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Four tales of horror

NIGHTMARES

As Halloween nears the corner, I want to talk about some horror films.

“Nightmares” is not really horror, and it’s not a film per se. It’s an anthology of kind-of-scary twenty minute shorts, about the same length and level of intensity as episodes you’d find on “Are You Afraid of the Dark?”

This makes sense, because originally it was intended for television, until TV execs felt it was a little too intense for families, so they made it into a movie. That was around the time of other horror anthologies making their way into theaters like “Creepshow”, and “Tales from the Darkside”, so it was poised for some success.

Of course, this isn’t available on DVD or Netflix streaming, so I’m not sure how successful it was. I saw a 35mm print and it looked really good. Either they struck a new print or the one circulating hasn’t seen much action. I’m going with the latter.

What I love about horror anthologies, and why I think they work best around Halloween, is because each different story is like a piece of candy. You get a little something different, and if you don’t like it there’s usually something  you will.

This anthology worked really well for me. I thought all of the stories were predictable but still interesting. They were shot in the 80s, so they look really bright – the last one looked straight out of a cereal commercial – and it gave me a nice, comfy nostalgic feeling. In fact, two of the stories I really loved.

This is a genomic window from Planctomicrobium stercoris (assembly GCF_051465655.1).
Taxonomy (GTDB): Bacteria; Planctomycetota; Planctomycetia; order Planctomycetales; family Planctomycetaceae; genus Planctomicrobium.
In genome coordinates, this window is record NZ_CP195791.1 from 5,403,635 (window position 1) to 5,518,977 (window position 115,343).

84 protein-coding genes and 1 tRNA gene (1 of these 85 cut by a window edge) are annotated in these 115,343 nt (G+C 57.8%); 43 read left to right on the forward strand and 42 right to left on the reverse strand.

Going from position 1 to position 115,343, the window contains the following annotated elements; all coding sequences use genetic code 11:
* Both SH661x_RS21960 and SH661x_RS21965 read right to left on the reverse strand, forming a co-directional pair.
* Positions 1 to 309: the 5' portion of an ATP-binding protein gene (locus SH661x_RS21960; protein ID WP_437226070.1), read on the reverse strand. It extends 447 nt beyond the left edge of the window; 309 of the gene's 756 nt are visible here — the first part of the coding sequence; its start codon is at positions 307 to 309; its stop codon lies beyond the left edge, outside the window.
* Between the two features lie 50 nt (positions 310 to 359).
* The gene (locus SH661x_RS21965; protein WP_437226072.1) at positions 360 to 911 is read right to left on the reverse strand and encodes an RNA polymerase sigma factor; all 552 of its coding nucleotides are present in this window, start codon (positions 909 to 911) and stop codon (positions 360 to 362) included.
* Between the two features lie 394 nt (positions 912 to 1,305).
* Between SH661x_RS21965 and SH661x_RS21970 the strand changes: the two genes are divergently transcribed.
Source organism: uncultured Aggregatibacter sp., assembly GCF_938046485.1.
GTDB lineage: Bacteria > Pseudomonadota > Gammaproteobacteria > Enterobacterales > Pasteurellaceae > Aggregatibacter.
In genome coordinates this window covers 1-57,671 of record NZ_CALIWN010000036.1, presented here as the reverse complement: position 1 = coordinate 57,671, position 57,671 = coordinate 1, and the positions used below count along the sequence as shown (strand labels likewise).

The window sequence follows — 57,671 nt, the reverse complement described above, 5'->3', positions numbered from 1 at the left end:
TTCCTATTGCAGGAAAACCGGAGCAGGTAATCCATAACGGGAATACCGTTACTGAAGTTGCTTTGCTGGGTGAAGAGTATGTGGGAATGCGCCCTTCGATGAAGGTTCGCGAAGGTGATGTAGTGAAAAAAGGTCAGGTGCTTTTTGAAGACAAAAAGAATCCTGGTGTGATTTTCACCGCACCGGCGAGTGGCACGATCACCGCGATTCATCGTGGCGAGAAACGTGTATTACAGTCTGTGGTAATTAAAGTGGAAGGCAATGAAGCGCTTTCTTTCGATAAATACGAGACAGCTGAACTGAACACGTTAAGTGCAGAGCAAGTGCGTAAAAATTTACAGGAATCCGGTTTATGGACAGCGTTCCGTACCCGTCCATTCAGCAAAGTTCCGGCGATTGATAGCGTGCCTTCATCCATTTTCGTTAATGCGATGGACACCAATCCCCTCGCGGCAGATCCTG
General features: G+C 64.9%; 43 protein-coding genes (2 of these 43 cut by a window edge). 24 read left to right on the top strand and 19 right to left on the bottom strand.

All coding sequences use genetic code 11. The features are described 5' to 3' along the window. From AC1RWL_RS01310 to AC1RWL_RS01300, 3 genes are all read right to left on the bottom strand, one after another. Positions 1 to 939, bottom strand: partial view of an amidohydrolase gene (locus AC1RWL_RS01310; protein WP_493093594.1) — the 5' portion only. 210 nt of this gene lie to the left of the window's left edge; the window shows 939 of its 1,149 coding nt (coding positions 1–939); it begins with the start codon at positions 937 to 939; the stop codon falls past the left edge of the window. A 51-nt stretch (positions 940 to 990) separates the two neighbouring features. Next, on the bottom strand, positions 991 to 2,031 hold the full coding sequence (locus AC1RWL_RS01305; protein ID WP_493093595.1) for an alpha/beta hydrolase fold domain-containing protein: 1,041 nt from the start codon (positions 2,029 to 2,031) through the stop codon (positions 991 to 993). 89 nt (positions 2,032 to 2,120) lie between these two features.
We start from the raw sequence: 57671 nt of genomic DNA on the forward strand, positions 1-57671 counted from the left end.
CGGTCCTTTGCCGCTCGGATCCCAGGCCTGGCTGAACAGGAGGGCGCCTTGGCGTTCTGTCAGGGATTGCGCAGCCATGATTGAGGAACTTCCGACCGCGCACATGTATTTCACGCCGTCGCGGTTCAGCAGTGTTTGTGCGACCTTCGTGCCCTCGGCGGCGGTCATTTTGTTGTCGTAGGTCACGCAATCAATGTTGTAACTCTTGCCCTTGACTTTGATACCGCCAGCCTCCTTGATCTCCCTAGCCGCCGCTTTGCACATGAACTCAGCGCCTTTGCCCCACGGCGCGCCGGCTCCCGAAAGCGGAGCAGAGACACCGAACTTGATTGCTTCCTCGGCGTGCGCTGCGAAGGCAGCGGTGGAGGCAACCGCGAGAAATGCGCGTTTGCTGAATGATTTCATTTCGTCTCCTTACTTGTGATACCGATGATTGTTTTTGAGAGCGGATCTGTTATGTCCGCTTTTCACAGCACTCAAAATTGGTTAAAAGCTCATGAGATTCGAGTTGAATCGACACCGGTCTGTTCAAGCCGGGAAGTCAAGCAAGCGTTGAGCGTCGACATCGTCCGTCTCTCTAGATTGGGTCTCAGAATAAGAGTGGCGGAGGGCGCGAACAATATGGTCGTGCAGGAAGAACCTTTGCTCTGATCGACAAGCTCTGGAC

“Terror in Topanga”

The first tale is “Terror in  Topanga” and it’ s about a mother who goes out late one night for cigarettes while there’s a killer running loose in the neighborhood. There is definitely an anti-smoking angle to it that I thought was funny; cigarettes will kill you, and so will a murderer on the loose. But there’s a saying that you should always double up your vices, and that’s what the lead heroin does.

Of the four tales, this seemed the most predictable. It is based on the urban legend of a killer hiding in the backseat of a car. After she gets her cigarettes from a convenience store, she realizes she’s out of gas. What’s funny about this is Topanga Canyon which the story is based on is not a very long stretch of road. It’s located in the L.A. hills, essentially the same layout as Mulholland Drive where it is sequestered by lots of trees and canyon cliffs.  For her to run out of gas and feel pressed to get more was a bit of a stretch. I don’t think it’s longer than 10 miles, if memory serves me right. But it’s that necessary plot point which eventually reveals the killer.

There is a fun creepy role by William Sanderson as a gas station attendant. He played JF Sebastian in “Blade Runner”.

“The Battle of Bishop”